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So many critters

So Many CrittersRabit in a cage

By Jenny Anderson

                Most people think of dogs and cats when they picture the guests at the Western Arizona Humane Society.  Yes, there are mostly cats and dogs, but you will frequently see a variety of other pets needing a new home.  Just last week I saw two rabbits, a guinea pig, and a very observant and friendly rat in the cat adoption room.  Sometimes there will be a ferret or two, hamsters, lizards, parrots, and an occasional desert tortoise.  It is surprising what animals are surrendered to the shelter.

                Many of these pets are not specifically suitable for a small child, but can still be great family additions.  Although bunnies, ferrets, and other smaller furry creatures are cute, they are definitely not for everyone.  Anyone interested in adopting one as a pet should first research them, rather than make an impulse purchase.  Just as there are some drawbacks to cat and dog ownership, each type of animal carries with it some specific requirements   For example, a ferret is extremely smart and social.  They are not rodents, like mice and hamsters, but are from the weasel family.  Ferrets need a large cage, but should be able to have at least 4 (supervised) hours outside the kennel.  They can coexist quite well with dogs and cats, but some pet-proofing will definitely be required.  They are very inquisitive and able to squeeze into any area the size of their head. It’s also important to note any folding furniture, such as a recliner chair, can prove deadly.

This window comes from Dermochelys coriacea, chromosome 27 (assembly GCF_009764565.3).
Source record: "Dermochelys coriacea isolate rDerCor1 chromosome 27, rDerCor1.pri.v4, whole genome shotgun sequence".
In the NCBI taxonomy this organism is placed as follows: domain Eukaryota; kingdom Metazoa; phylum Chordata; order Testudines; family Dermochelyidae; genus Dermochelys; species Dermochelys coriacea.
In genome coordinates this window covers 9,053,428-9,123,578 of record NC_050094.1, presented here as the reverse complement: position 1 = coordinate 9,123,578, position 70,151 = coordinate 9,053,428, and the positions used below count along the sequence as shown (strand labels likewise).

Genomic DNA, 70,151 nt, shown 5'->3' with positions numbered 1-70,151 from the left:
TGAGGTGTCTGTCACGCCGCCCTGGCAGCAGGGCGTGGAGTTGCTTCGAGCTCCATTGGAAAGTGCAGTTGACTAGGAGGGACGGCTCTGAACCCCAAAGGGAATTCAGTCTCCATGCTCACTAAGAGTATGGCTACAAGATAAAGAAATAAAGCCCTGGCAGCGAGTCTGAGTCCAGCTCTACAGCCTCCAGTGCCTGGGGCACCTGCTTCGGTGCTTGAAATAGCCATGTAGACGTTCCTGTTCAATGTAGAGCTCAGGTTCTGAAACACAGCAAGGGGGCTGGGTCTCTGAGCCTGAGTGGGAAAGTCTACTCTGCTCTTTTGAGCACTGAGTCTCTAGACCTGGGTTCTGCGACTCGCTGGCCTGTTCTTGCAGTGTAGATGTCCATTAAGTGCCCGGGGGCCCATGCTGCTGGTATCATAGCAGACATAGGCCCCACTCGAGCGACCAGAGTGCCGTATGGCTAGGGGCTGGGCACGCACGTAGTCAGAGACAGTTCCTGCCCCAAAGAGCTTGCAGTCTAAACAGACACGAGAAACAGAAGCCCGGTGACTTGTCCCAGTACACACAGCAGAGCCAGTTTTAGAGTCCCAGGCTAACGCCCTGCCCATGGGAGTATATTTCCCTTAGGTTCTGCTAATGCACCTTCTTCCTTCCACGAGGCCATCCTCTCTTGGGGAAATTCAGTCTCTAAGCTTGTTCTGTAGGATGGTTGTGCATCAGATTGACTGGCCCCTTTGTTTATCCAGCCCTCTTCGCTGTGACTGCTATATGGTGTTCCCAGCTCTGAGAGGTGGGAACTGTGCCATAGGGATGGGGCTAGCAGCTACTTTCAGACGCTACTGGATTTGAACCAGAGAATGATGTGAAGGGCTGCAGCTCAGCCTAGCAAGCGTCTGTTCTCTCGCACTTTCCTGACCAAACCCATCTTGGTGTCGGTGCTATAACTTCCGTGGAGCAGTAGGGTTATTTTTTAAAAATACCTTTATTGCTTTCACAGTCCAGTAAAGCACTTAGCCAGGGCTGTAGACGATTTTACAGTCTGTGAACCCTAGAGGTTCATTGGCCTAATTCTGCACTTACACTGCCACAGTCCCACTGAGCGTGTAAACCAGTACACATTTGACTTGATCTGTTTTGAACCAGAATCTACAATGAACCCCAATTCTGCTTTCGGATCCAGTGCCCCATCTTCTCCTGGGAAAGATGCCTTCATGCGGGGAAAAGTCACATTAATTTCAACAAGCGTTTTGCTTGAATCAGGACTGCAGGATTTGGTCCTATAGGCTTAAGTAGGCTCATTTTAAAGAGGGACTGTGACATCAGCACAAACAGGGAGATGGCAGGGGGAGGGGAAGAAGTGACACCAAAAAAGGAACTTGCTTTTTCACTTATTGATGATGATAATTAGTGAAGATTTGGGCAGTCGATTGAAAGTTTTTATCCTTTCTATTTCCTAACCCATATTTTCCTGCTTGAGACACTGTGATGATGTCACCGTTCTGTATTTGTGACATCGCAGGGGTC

Some small animals may have a relatively short life span.  This can be very upsetting for young children who are attached to them.  Other small animals tend to reproduce easily, which can cause a pint-sized population explosion and complicate care.  I remember quite clearly the large number of offspring we had from our hamsters, Henry and Henrietta.  It can be challenging to keep the tiny offspring, as well as male and female separated.

                Many veterinarians do not focus on the more specialized care required for reptiles, birds, and other small animals.  It may be smart to check with your vet before adding one of these critters to your family mix.  Almost all animals will eventually require some veterinary care.  It is also interesting to note there are specific disease issues with most classes of animal.

                As long as we are well-informed, bringing one of these animals into our home can be a joyful event.  Each kind of animal will have its own fascinating personality.  When in the market for a pet, we should consider some of these little critters.  .  A good way to learn about them is to contact a person who already enjoys the company of a bunny, ferret or other critter.

                The Western Arizona Humane Society is open Monday-Saturday, 8 a.m.-4:30 p.m., with kennel hours 10 a.m.-4 p.m. Call 855-5083 for details. For found or lost pets, call 855-4111. View animals found at www.lhcpd.com.

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